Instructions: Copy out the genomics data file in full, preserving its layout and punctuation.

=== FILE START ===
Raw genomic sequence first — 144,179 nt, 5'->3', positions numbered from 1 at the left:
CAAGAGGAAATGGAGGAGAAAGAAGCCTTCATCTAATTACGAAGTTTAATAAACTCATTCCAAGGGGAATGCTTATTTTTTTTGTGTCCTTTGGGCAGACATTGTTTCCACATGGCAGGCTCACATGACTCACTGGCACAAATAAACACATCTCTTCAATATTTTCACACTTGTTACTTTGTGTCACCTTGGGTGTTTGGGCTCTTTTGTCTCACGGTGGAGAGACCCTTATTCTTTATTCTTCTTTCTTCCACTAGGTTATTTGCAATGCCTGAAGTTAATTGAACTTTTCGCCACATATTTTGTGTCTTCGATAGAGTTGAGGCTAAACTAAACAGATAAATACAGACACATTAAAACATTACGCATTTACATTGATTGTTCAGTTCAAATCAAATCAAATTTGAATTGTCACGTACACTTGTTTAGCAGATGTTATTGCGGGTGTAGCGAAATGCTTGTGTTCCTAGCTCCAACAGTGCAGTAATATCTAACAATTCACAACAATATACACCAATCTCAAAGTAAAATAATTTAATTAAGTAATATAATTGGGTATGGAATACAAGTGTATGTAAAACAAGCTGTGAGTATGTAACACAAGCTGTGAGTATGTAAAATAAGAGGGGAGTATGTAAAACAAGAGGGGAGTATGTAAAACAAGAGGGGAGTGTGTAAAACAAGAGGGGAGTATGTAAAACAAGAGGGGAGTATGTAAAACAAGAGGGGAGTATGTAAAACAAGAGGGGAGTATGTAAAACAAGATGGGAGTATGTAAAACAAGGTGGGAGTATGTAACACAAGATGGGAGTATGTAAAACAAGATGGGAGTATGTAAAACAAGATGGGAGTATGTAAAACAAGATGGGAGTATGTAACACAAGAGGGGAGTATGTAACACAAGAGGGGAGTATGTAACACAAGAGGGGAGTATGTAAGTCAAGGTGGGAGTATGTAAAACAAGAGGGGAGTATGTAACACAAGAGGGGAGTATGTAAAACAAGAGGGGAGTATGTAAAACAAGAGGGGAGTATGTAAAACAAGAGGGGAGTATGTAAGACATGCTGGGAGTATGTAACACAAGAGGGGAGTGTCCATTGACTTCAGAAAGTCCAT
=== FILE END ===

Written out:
Raw genomic sequence first — 144,179 nt, 5'->3', positions numbered from 1 at the left:
CAAGAGGAAATGGAGGAGAAAGAAGCCTTCATCTAATTACGAAGTTTAATAAACTCATTCCAAGGGGAATGCTTATTTTTTTTGTGTCCTTTGGGCAGACATTGTTTCCACATGGCAGGCTCACATGACTCACTGGCACAAATAAACACATCTCTTCAATATTTTCACACTTGTTACTTTGTGTCACCTTGGGTGTTTGGGCTCTTTTGTCTCACGGTGGAGAGACCCTTATTCTTTATTCTTCTTTCTTCCACTAGGTTATTTGCAATGCCTGAAGTTAATTGAACTTTTCGCCACATATTTTGTGTCTTCGATAGAGTTGAGGCTAAACTAAACAGATAAATACAGACACATTAAAACATTACGCATTTACATTGATTGTTCAGTTCAAATCAAATCAAATTTGAATTGTCACGTACACTTGTTTAGCAGATGTTATTGCGGGTGTAGCGAAATGCTTGTGTTCCTAGCTCCAACAGTGCAGTAATATCTAACAATTCACAACAATATACACCAATCTCAAAGTAAAATAATTTAATTAAGTAATATAATTGGGTATGGAATACAAGTGTATGTAAAACAAGCTGTGAGTATGTAACACAAGCTGTGAGTATGTAAAATAAGAGGGGAGTATGTAAAACAAGAGGGGAGTATGTAAAACAAGAGGGGAGTGTGTAAAACAAGAGGGGAGTATGTAAAACAAGAGGGGAGTATGTAAAACAAGAGGGGAGTATGTAAAACAAGAGGGGAGTATGTAAAACAAGATGGGAGTATGTAAAACAAGGTGGGAGTATGTAACACAAGATGGGAGTATGTAAAACAAGATGGGAGTATGTAAAACAAGATGGGAGTATGTAAAACAAGATGGGAGTATGTAACACAAGAGGGGAGTATGTAACACAAGAGGGGAGTATGTAACACAAGAGGGGAGTATGTAAGTCAAGGTGGGAGTATGTAAAACAAGAGGGGAGTATGTAACACAAGAGGGGAGTATGTAAAACAAGAGGGGAGTATGTAAAACAAGAGGGGAGTATGTAAAACAAGAGGGGAGTATGTAAGACATGCTGGGAGTATGTAACACAAGAGGGGAGTGTCCATTGACTTCAGAAAGTCCAT